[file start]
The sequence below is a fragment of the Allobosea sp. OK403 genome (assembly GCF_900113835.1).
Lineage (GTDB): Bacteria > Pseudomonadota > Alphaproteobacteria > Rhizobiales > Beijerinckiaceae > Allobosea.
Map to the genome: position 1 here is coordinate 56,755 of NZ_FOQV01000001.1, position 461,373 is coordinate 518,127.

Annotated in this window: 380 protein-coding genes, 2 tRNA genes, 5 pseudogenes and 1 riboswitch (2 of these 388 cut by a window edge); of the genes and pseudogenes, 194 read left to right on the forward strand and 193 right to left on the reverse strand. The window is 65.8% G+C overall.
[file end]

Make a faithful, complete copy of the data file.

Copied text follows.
The sequence below is a fragment of the Allobosea sp. OK403 genome (assembly GCF_900113835.1).
Lineage (GTDB): Bacteria > Pseudomonadota > Alphaproteobacteria > Rhizobiales > Beijerinckiaceae > Allobosea.
Map to the genome: position 1 here is coordinate 56,755 of NZ_FOQV01000001.1, position 461,373 is coordinate 518,127.

Annotated in this window: 380 protein-coding genes, 2 tRNA genes, 5 pseudogenes and 1 riboswitch (2 of these 388 cut by a window edge); of the genes and pseudogenes, 194 read left to right on the forward strand and 193 right to left on the reverse strand. The window is 65.8% G+C overall.